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French Muslims

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This article may be expanded with text translated from the corresponding article in French. (April 2013) Click [show] for important translation instructions. View a machine-translated version of the French article. Machine translation like DeepL or Google Translate is a useful starting point for translations, but translators must revise errors as necessary and confirm that the translation is accurate, rather than simply copy-pasting machine-translated text into the English Wikipedia. Consider adding a topic to this template: there are already 4,242 articles in the main category, and specifying|topic= will aid in categorization. Do not translate text that appears unreliable or low-quality. If possible, verify the text with references provided in the foreign-language article. You must provide copyright attribution in the edit summary accompanying your translation by providing an interlanguage link to the source of your translation. A model attribution edit summary Content in this edit is translated from the existing French Wikipedia article at [[:fr:Union des organisations islamiques de France]]; see its history for attribution. You should also add the template ((Translated|fr|Union des organisations islamiques de France)) to the talk page. For more guidance, see Wikipedia:Translation.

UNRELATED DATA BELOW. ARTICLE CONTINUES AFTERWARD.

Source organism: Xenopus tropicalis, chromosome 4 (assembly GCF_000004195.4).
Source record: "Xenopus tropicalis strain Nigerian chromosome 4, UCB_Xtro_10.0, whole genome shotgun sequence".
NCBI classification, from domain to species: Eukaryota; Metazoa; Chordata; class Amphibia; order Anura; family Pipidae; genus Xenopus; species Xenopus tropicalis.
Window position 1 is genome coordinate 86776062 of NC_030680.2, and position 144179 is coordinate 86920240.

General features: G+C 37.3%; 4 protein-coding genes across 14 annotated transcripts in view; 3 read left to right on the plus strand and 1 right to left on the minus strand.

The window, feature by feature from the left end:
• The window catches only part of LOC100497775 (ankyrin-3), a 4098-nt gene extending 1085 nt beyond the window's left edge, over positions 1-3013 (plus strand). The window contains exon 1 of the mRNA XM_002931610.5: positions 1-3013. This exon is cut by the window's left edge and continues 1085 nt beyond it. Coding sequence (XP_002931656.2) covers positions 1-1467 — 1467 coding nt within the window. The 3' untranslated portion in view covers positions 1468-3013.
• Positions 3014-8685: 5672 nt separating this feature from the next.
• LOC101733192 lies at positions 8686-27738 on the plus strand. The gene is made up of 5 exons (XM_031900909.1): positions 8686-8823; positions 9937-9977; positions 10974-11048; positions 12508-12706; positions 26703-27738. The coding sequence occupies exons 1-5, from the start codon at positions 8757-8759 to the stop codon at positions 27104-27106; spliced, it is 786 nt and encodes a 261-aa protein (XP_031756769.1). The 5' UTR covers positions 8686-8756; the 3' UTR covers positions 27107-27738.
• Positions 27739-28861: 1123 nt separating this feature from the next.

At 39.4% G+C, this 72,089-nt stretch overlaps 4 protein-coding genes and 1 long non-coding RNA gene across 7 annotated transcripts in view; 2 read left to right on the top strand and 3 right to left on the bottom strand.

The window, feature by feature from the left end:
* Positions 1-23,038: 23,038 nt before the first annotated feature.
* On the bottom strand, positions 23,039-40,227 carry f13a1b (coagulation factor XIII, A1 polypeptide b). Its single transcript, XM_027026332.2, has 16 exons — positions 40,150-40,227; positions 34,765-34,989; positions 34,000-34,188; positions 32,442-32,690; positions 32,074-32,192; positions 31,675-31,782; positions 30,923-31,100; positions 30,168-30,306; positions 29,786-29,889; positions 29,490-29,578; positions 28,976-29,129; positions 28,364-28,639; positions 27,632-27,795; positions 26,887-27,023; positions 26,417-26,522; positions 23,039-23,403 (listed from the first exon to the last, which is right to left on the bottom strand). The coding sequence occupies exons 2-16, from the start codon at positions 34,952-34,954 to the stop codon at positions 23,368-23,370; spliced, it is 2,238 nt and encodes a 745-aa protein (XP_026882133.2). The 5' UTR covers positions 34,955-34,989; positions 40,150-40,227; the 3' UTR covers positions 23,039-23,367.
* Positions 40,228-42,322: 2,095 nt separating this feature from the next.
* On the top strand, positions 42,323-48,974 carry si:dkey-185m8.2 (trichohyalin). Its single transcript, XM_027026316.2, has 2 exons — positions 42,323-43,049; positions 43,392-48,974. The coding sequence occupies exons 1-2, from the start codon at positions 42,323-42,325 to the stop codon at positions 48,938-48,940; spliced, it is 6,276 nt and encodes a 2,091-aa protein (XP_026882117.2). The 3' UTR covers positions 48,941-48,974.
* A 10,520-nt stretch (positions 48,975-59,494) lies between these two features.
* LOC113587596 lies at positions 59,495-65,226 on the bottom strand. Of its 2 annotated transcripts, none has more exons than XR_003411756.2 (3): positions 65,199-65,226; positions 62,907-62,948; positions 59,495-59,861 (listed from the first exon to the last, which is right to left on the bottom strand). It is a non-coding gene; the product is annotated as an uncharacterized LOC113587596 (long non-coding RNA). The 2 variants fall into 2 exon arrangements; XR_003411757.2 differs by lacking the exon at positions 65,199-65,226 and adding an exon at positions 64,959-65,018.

Musulmans de France (MF, French Muslims), formerly Union des organisations islamiques de France (UOIF, Union of Islamic Organisations of France) is a prominent Muslim umbrella organization, and the French chapter of the Federation of Islamic Organizations in Europe. Its inclusion by then Interior Minister Nicolas Sarkozy into the Conseil Français du Culte Musulman has been criticized by both left-wing and right-wing members.

The UOIF was founded in 1983 in Meurthe-et-Moselle by two foreign students, Abdallah Ben Mansour (Tunisia) and Mahmoud Zouheir (Iraq) as a federation of about 15 organisations; as of 2005, it covers around 200 organisations.[1] As objectives, the UOIF cites "to respond to religious, cultural, educational, social and humanitarian needs of the Muslims of France. Its website states that it "takes part in the individual and collective understanding of the need for a responsible and positive integration". [1]. The UOIF owns around 30 mosques and directs around 200 others.

It is the French chapter of the Federation of Islamic Organizations in Europe,[2] which is partly funded by money from the Gulf States, and whose aim is to promote an Islam adapted to the European context. The UOIE is directed from the United Kingdom by Ahmed al-Rawi, assisted by the European Council of Research and Fatwa, which studies and edicts "collective fatwas to answer questions for Muslims of Europe and solve their problems, in accordance to the rules and aims of the sharia".

On November 7, 2005, the UOIF issued a rather ineffective fatwa condemning the ongoing civil unrests, saying that "it is strictly forbidden for any Muslim [...] to take part in any action that strikes blindly at private or public property or that could threaten the lives of others".

See also


  1. ^ Bernard, Godard (2007). Hachette (ed.). Les Musulmans en France (in French). Paris. ISBN 978-2-01-279446-7.
  2. ^ "400 groups sign charter for European Muslims". Retrieved 2018-12-16.

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French Muslims
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